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Culturally-Sensitive Dogbane Transplanting and Inter- and Multi-Agency Collaboration

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Corvallis, Oregon

Background
The Confederated Tribes of Siletz Indians notified the Oregon Department of Transportation (ODOT) archaeologists that an important traditional plant, dogbane (Apocynum cannabinum) was in the right-of-way along OR 99W in Benton County. Dogbane has been harvested for thousands of years by Tribes for a variety of purposes including: cordage for basketry, fish netting, and elk snares. Cultural resource director for the Confederated Tribes of Siletz Indians, Robert Kentta states that, "people purposely try to eradicate dogbane." It is seen as a weed in the eye of many. Dogbane was being sprayed annually with herbicide by District 4 Maintenance crews to maintain line-of-sight for drivers along a bush highway. The dogbane along OR 99W are one of the few large accessible populations of dogbane in western Oregon. Tribal members collecting this culturally-significant resource dealt with traffic concerns, and processing dogbane stunted from herbicide applications and contaminated with herbicide.

Photo of crew in orange vests along side of highway digging up dogbane for relocation.
Removal of dogbane along OR 99W north of Corvallis.

Agreement
Archaeologists and Maintenance agreed to avoid spraying a 500-foot long section of highway for one year to allow the dogbane to grow large enough for transplant. During that time, archaeologists contacted 13 local, county, State, and Federal agencies to identify potential transplant locations that would allow the Tribes to safely maintain and harvest a healthy dogbane population. An archaeologist and Mr. Kentta met on-site with representatives of Oregon Department of Fish and Wildlife, Benton County Natural Areas and Parks, and Oregon Department of Parks and Recreation, to discuss the transplant proposal and select appropriate transplant locations.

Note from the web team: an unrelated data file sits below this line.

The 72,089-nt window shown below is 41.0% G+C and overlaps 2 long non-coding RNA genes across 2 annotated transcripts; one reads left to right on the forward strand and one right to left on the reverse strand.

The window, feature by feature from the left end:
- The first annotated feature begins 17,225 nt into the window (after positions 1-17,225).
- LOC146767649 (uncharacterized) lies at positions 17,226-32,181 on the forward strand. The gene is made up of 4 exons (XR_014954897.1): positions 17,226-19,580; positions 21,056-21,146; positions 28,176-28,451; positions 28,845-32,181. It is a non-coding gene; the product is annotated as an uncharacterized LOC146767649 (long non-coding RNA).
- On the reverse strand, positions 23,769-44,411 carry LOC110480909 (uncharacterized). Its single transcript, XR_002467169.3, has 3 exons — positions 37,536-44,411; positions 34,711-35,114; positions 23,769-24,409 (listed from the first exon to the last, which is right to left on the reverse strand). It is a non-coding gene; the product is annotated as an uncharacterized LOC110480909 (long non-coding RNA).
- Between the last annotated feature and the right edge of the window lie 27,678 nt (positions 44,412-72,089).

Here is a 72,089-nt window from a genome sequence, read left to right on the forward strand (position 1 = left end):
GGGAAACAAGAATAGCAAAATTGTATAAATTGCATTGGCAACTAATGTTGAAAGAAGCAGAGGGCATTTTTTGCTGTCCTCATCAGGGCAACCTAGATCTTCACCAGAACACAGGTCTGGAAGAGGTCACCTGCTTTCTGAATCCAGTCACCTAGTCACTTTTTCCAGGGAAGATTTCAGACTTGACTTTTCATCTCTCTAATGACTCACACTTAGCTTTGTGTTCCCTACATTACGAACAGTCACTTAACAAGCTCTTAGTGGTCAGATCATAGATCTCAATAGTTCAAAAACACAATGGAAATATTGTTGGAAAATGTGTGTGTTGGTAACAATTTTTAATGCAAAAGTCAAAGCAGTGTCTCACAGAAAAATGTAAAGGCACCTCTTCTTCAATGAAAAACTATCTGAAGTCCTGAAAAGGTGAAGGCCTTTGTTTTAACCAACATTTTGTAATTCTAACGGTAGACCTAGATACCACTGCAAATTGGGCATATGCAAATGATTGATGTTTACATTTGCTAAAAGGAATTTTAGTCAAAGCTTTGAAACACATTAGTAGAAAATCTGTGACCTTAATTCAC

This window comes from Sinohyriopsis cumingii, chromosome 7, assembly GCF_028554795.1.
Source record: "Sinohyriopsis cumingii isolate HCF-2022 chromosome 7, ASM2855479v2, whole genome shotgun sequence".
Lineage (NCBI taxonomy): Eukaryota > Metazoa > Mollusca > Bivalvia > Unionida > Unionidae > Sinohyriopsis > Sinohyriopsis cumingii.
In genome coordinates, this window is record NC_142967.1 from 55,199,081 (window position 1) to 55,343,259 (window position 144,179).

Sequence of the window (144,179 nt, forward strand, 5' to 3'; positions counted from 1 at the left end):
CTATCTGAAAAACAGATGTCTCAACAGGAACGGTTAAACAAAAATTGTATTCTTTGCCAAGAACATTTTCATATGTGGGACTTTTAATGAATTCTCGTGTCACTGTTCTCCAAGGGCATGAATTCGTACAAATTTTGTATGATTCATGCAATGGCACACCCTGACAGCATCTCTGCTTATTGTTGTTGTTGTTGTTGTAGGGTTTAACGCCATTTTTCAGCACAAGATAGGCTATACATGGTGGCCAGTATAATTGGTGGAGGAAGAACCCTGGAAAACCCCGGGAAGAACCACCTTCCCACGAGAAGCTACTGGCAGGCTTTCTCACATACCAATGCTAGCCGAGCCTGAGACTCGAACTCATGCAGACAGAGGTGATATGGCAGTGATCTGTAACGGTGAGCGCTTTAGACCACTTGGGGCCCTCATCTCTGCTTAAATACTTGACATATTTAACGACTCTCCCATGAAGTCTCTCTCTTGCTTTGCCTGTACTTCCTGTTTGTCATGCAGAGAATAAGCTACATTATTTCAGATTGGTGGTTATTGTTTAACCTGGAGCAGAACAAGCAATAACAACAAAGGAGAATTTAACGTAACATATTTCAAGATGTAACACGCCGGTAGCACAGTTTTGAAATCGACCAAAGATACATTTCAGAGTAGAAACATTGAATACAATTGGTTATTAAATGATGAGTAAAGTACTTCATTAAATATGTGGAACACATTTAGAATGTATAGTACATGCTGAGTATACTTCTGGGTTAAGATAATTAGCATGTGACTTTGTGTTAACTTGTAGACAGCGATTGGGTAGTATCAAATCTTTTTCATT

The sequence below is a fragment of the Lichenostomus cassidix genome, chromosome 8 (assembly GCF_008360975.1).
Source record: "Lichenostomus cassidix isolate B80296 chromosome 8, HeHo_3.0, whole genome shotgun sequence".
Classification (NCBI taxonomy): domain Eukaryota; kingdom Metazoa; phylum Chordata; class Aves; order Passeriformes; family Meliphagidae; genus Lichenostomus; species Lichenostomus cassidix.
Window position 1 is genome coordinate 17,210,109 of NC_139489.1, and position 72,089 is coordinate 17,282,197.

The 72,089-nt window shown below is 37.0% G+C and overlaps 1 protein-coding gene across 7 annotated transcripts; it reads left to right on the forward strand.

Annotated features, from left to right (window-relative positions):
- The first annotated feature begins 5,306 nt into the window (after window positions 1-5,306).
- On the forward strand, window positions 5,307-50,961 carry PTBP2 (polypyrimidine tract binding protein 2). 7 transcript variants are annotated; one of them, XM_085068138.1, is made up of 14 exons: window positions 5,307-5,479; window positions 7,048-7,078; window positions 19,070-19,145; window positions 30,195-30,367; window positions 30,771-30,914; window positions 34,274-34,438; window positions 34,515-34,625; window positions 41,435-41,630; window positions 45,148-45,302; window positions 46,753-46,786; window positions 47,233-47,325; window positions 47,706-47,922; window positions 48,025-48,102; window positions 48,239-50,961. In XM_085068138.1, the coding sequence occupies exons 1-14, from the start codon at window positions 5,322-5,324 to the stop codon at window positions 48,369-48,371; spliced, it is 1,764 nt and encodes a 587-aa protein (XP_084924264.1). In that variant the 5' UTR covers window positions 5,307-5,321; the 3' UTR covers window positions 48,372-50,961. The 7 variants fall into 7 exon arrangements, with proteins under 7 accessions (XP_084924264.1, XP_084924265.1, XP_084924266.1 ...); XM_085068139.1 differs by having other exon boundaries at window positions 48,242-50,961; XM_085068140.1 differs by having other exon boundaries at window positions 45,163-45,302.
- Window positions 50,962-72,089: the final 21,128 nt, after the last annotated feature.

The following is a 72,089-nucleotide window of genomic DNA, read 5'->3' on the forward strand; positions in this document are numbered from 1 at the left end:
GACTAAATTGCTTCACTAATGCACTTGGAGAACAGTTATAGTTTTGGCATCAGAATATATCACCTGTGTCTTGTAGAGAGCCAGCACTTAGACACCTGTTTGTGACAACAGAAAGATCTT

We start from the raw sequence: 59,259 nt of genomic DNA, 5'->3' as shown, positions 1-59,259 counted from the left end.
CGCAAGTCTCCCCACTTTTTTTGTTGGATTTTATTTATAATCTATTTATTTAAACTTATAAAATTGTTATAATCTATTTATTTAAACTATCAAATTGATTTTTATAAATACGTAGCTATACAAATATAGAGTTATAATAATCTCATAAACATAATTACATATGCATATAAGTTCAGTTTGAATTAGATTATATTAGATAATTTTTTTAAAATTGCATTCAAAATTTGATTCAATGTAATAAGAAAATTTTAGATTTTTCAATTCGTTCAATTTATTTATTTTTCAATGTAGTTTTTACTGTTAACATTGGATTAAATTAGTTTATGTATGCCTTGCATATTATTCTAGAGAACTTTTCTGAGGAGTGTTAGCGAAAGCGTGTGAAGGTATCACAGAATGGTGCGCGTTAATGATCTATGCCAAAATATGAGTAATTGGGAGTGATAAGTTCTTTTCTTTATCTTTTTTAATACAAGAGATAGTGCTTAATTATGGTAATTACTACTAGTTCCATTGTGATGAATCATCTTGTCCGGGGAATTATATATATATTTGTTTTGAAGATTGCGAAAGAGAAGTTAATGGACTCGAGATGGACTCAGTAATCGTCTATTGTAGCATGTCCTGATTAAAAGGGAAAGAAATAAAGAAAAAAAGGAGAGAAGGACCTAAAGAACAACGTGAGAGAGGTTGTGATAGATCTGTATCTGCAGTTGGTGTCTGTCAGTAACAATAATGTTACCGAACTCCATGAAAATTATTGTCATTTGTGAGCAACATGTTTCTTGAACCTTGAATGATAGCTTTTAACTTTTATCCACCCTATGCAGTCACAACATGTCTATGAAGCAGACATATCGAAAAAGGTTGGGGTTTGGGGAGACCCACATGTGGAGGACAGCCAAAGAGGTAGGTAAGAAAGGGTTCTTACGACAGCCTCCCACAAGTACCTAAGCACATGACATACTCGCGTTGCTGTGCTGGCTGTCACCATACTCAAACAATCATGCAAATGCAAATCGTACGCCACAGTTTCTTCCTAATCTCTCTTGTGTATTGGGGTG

In March 2009, archaeologists and Mr. Kentta transplanted about 150 plants from the right-of-way to the wildlife area. The Tribes youth group and students from Oregon State University in Corvallis were invited to participate. Tribal members monitored the dogbane over the next few months. More plants may be transplanted to the same location or to similar spots in other protected areas if the plant thrives in its new habitat. ODOT provided GPS coordinates to the Tribes and the Department of Fish and Wildlife to allow for improved management of the dogbane population. In addition, ODOT is preparing a documentary that will include an interview with Mr. Kentta, footage of the transplant, and interviews of Tribal elders as dogbane is harvested and processed into various products. The documentary will be available to the general public through ODOT's Archaeology Program website.

Updated: 07/11/2012
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